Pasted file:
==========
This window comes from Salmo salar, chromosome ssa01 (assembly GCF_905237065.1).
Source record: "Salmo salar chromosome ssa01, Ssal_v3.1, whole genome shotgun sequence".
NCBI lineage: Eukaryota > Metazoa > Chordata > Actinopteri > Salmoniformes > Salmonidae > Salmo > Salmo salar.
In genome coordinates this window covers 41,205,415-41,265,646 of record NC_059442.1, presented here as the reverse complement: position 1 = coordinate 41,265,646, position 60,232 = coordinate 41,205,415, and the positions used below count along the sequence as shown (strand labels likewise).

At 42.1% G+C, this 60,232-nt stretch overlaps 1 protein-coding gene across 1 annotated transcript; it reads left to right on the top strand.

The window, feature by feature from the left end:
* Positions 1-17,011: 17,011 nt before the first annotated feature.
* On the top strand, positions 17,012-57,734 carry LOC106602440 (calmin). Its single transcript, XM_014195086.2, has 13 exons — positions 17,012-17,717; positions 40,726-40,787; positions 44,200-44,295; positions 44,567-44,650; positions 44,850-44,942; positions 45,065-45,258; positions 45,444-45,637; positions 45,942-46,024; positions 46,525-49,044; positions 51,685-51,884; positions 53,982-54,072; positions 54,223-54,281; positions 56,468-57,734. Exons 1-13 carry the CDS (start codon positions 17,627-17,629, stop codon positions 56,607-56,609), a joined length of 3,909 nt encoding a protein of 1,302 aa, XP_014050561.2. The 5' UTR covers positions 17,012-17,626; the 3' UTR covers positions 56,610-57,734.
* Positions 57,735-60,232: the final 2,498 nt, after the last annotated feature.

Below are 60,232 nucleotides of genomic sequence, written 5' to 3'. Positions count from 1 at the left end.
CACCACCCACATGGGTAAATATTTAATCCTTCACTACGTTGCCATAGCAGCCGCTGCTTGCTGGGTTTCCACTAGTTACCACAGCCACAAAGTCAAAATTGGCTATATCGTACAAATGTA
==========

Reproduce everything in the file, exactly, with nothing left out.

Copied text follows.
This window comes from Salmo salar, chromosome ssa01 (assembly GCF_905237065.1).
Source record: "Salmo salar chromosome ssa01, Ssal_v3.1, whole genome shotgun sequence".
NCBI lineage: Eukaryota > Metazoa > Chordata > Actinopteri > Salmoniformes > Salmonidae > Salmo > Salmo salar.
In genome coordinates this window covers 41,205,415-41,265,646 of record NC_059442.1, presented here as the reverse complement: position 1 = coordinate 41,265,646, position 60,232 = coordinate 41,205,415, and the positions used below count along the sequence as shown (strand labels likewise).

At 42.1% G+C, this 60,232-nt stretch overlaps 1 protein-coding gene across 1 annotated transcript; it reads left to right on the top strand.

The window, feature by feature from the left end:
* Positions 1-17,011: 17,011 nt before the first annotated feature.
* On the top strand, positions 17,012-57,734 carry LOC106602440 (calmin). Its single transcript, XM_014195086.2, has 13 exons — positions 17,012-17,717; positions 40,726-40,787; positions 44,200-44,295; positions 44,567-44,650; positions 44,850-44,942; positions 45,065-45,258; positions 45,444-45,637; positions 45,942-46,024; positions 46,525-49,044; positions 51,685-51,884; positions 53,982-54,072; positions 54,223-54,281; positions 56,468-57,734. Exons 1-13 carry the CDS (start codon positions 17,627-17,629, stop codon positions 56,607-56,609), a joined length of 3,909 nt encoding a protein of 1,302 aa, XP_014050561.2. The 5' UTR covers positions 17,012-17,626; the 3' UTR covers positions 56,610-57,734.
* Positions 57,735-60,232: the final 2,498 nt, after the last annotated feature.

Below are 60,232 nucleotides of genomic sequence, written 5' to 3'. Positions count from 1 at the left end.
CACCACCCACATGGGTAAATATTTAATCCTTCACTACGTTGCCATAGCAGCCGCTGCTTGCTGGGTTTCCACTAGTTACCACAGCCACAAAGTCAAAATTGGCTATATCGTACAAATGTA